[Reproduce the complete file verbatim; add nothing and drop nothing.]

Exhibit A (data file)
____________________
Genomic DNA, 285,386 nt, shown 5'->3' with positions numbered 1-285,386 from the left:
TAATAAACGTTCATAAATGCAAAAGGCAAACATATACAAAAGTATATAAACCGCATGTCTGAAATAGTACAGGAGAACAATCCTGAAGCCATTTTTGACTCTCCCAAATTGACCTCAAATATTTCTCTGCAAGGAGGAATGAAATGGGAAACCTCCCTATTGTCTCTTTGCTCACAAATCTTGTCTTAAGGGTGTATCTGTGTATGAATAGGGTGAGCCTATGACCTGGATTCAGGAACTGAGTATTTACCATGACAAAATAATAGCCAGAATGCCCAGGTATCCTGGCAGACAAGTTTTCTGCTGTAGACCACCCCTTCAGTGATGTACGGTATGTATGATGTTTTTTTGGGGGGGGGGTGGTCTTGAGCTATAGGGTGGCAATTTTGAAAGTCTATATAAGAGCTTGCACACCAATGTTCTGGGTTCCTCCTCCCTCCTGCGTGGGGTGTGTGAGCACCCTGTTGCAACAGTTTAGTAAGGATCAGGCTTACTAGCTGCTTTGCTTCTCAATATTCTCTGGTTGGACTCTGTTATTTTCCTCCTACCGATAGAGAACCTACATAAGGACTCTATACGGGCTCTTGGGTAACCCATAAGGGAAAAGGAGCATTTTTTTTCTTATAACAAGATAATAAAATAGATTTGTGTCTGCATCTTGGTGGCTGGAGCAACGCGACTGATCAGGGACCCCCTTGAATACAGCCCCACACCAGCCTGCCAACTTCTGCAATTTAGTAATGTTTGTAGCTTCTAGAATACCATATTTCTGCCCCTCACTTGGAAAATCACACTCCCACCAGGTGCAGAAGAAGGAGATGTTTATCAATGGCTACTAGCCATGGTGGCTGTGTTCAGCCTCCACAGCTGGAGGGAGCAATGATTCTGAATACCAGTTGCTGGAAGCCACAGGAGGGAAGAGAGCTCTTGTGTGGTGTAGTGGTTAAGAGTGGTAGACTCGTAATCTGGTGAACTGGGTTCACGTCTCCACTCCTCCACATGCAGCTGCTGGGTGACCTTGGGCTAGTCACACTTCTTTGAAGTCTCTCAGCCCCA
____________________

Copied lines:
Genomic DNA, 285,386 nt, shown 5'->3' with positions numbered 1-285,386 from the left:
TAATAAACGTTCATAAATGCAAAAGGCAAACATATACAAAAGTATATAAACCGCATGTCTGAAATAGTACAGGAGAACAATCCTGAAGCCATTTTTGACTCTCCCAAATTGACCTCAAATATTTCTCTGCAAGGAGGAATGAAATGGGAAACCTCCCTATTGTCTCTTTGCTCACAAATCTTGTCTTAAGGGTGTATCTGTGTATGAATAGGGTGAGCCTATGACCTGGATTCAGGAACTGAGTATTTACCATGACAAAATAATAGCCAGAATGCCCAGGTATCCTGGCAGACAAGTTTTCTGCTGTAGACCACCCCTTCAGTGATGTACGGTATGTATGATGTTTTTTTGGGGGGGGGGTGGTCTTGAGCTATAGGGTGGCAATTTTGAAAGTCTATATAAGAGCTTGCACACCAATGTTCTGGGTTCCTCCTCCCTCCTGCGTGGGGTGTGTGAGCACCCTGTTGCAACAGTTTAGTAAGGATCAGGCTTACTAGCTGCTTTGCTTCTCAATATTCTCTGGTTGGACTCTGTTATTTTCCTCCTACCGATAGAGAACCTACATAAGGACTCTATACGGGCTCTTGGGTAACCCATAAGGGAAAAGGAGCATTTTTTTTCTTATAACAAGATAATAAAATAGATTTGTGTCTGCATCTTGGTGGCTGGAGCAACGCGACTGATCAGGGACCCCCTTGAATACAGCCCCACACCAGCCTGCCAACTTCTGCAATTTAGTAATGTTTGTAGCTTCTAGAATACCATATTTCTGCCCCTCACTTGGAAAATCACACTCCCACCAGGTGCAGAAGAAGGAGATGTTTATCAATGGCTACTAGCCATGGTGGCTGTGTTCAGCCTCCACAGCTGGAGGGAGCAATGATTCTGAATACCAGTTGCTGGAAGCCACAGGAGGGAAGAGAGCTCTTGTGTGGTGTAGTGGTTAAGAGTGGTAGACTCGTAATCTGGTGAACTGGGTTCACGTCTCCACTCCTCCACATGCAGCTGCTGGGTGACCTTGGGCTAGTCACACTTCTTTGAAGTCTCTCAGCCCCA